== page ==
Conferencing With Teacher And Peers To Improve Writing

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SWBAT produce two pieces of writing that reflect progress in their writing development by getting lots of feed back from peers and teacher.

Big Idea

It’s nice to be at a point where the classroom can really turn into a writing workshop.


In a previous lesson, students drafted a written response for Hemingway’s story “Hills Like White Elephants” in which they analyzed the symbolic meaning of a symbol of their choice. They have also outlined a written response to one of the two questions and have discussed it with peers:

            Does the American love Jig?

            What is Jig going to do?

 Today we work with these two written pieces to improve them and produce a final draft to turn in.

Overview of today’s lesson.


5 minutes

I explain to students that we are working on these two writing assignments concurrently today. I ask them to turn in their draft of their analysis of a symbol in “Hills Like White Elephants” because I plan to call them over and hold one-on-one discussions throughout the period. While they wait for me to call them over, they are to work on drafting their response to one of the two questions they selected. I encourage them to ask each other for help and feedback whenever they need it. I just emphasize that most of us need quiet when writing so they must make an effort to whisper when asking for help and quickly get back to work. I have organized writing sessions like these in the past and too many students were unproductive because the noise level was too high. 

I have a list on the board of elements students paid close attention to when evaluating each other’s working arguments in a previous lesson. I point to it and instruct students to keep these elements in mind as they draft their responses:

Idea established

            “Is this a significant idea?”

Supporting evidence

            “How does this evidence support your claim?”

Interpretation of the evidence

            “Is there an alternative interpretation?”

Understanding of the characters

            “Is this what the character means?”

Writing And Conferencing

45 minutes

As students write, I begin to call them over one at a time to discuss their draft of their analysis of a symbol in the story. An obvious question is, “Do you actually get to meet with every single student during these 45 minutes?” The answer is, “Sometimes.” The strategy I use is to lump the papers that have few issues and call over a few of these students at the same time and quickly describe my observations, make suggestions and answer questions. This frees up time to devote to those with more needs. The other thing that happens is that if I run out of time, I ask the last students I did not get to meet with to leave their paper with me so I can provide written feedback and come pick it up later in the day.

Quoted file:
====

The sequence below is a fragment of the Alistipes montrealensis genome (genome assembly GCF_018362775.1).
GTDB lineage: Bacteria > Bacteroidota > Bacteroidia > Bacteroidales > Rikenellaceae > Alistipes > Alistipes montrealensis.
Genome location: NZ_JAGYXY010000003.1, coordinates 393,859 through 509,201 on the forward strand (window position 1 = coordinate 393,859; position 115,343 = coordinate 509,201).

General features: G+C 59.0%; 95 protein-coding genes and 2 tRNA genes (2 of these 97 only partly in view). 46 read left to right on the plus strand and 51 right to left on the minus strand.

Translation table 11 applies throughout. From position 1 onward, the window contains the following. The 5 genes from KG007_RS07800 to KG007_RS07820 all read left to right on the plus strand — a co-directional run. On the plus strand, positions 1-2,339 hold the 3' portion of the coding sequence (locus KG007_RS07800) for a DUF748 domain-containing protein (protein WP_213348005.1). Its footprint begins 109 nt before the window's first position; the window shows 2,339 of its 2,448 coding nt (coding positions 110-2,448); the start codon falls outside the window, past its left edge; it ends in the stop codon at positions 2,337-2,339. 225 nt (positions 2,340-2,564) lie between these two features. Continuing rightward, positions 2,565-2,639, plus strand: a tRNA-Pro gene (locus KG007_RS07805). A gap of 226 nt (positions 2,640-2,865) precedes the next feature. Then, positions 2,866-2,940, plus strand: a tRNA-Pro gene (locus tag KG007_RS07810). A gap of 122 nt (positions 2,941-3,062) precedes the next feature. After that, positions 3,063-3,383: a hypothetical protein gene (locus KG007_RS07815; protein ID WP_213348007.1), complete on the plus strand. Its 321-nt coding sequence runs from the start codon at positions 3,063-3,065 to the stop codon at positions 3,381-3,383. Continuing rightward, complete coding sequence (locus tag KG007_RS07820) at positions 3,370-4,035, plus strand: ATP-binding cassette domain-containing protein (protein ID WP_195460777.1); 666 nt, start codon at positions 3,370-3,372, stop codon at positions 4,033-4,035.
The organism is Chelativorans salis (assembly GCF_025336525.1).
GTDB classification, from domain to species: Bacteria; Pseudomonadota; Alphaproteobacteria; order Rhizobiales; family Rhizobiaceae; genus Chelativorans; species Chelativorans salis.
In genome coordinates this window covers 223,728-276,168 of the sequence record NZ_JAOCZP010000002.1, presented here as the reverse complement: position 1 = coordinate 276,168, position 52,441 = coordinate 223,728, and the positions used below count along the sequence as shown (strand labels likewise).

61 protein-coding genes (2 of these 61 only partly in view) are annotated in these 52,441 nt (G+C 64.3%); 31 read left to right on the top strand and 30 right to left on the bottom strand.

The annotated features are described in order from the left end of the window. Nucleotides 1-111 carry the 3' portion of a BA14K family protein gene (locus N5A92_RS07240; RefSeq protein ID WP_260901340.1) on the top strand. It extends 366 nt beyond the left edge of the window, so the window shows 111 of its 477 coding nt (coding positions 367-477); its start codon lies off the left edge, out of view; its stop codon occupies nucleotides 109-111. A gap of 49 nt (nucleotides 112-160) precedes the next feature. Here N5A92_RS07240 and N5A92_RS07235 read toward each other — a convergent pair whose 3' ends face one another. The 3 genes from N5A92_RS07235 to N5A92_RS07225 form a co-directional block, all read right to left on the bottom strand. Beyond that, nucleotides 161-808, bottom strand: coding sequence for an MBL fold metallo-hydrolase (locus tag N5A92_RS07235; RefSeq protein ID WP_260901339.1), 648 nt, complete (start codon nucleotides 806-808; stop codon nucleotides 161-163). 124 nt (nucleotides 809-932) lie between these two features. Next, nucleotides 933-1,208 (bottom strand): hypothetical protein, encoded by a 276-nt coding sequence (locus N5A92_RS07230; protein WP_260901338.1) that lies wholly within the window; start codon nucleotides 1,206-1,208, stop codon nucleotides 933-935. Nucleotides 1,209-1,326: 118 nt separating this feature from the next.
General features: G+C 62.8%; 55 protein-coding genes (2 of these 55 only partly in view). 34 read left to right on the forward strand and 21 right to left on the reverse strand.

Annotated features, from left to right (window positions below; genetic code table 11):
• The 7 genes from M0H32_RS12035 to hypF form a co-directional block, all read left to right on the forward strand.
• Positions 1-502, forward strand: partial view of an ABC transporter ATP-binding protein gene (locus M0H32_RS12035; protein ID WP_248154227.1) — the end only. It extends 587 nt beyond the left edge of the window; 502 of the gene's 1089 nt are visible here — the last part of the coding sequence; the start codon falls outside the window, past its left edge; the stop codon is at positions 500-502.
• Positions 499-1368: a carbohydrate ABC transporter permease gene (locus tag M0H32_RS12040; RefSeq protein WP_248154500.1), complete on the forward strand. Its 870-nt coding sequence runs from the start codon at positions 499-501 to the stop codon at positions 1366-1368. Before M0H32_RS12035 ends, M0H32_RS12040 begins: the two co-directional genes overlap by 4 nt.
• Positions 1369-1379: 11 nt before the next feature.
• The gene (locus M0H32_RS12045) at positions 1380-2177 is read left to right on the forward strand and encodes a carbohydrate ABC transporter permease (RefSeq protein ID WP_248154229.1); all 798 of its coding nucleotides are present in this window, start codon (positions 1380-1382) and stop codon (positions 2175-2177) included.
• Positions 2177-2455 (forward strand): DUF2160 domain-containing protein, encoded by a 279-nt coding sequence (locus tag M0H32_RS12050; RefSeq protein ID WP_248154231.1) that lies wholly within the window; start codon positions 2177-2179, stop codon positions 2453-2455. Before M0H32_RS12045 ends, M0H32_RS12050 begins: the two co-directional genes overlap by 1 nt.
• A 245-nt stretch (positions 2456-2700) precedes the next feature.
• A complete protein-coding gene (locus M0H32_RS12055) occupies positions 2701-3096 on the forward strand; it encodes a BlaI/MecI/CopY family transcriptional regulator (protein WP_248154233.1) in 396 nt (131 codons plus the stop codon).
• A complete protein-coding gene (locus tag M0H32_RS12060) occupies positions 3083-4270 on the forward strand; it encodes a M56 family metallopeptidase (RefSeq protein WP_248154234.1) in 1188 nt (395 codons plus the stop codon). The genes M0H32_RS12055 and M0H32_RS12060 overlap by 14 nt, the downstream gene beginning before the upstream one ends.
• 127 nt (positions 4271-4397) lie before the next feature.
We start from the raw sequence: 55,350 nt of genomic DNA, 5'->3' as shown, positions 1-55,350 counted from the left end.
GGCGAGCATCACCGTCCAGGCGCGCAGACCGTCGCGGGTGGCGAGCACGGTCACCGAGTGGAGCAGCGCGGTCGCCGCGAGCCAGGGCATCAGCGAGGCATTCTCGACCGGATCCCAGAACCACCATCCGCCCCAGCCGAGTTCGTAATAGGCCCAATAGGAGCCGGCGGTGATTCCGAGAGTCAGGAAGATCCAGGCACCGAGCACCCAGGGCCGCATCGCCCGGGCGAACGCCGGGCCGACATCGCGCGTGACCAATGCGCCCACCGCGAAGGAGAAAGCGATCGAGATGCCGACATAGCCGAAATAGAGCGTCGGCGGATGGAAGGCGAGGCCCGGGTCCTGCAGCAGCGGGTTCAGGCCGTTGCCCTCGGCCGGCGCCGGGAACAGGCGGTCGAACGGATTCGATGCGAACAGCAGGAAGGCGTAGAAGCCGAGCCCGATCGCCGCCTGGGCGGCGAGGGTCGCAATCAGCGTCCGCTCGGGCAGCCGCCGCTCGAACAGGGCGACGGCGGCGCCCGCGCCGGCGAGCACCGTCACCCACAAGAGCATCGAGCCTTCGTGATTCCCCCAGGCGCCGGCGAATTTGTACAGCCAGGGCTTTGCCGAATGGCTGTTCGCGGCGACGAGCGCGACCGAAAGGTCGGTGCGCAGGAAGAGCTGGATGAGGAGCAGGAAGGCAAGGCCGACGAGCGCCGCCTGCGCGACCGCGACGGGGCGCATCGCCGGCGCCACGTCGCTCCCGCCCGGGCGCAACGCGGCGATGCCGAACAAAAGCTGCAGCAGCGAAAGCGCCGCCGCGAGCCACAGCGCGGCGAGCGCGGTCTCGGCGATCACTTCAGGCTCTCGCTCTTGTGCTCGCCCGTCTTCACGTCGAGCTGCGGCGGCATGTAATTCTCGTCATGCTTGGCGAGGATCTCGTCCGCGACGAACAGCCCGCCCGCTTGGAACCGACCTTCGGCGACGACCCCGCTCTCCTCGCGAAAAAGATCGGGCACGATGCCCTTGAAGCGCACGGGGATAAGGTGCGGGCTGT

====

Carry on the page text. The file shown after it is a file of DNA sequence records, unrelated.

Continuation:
During the one-on-one conference, I focus on addressing the things that will help a particular student make real improvements to their paper and help them understand one of the many things we have been practicing during writing instruction. The needs vary and I know that I can only address a few things at a time. This means that many of their papers will still not be in good shape when they turn in their final draft. Specifically, students that have really struggled with things like actually making an argument, selecting good evidence, controlling language and other basic elements of writing, have a current draft with multiple weak points. It is unrealistic to address every single issue at once so I select a couple the student can handle. I do this because the goal is to see improvement in their writing development.

Another thing I do during this time is make general announcements when I see an issue in a number of papers. For instance, several students are arguing that the American does love Jig because he says it a few times. This interpretation feels rushed and not critical enough. I interrupt students to share this observation and ask them if they believe that when a person says “I love you” they always mean it. I can count on the fact that teenagers have thought about and have had experience with this question so they say “No.” I then explain that they can continue to make the same argument if they still believe the American loves her, but such interpretation of his words is not thoughtful enough. Here are two student samples: an analysis of a symbol, and a response to one of the two questions.  


2 minutes

I instruct students to continue working on these at home and set a final deadline for three days from now. This gives them a couple of evenings of homework to finish both assignments.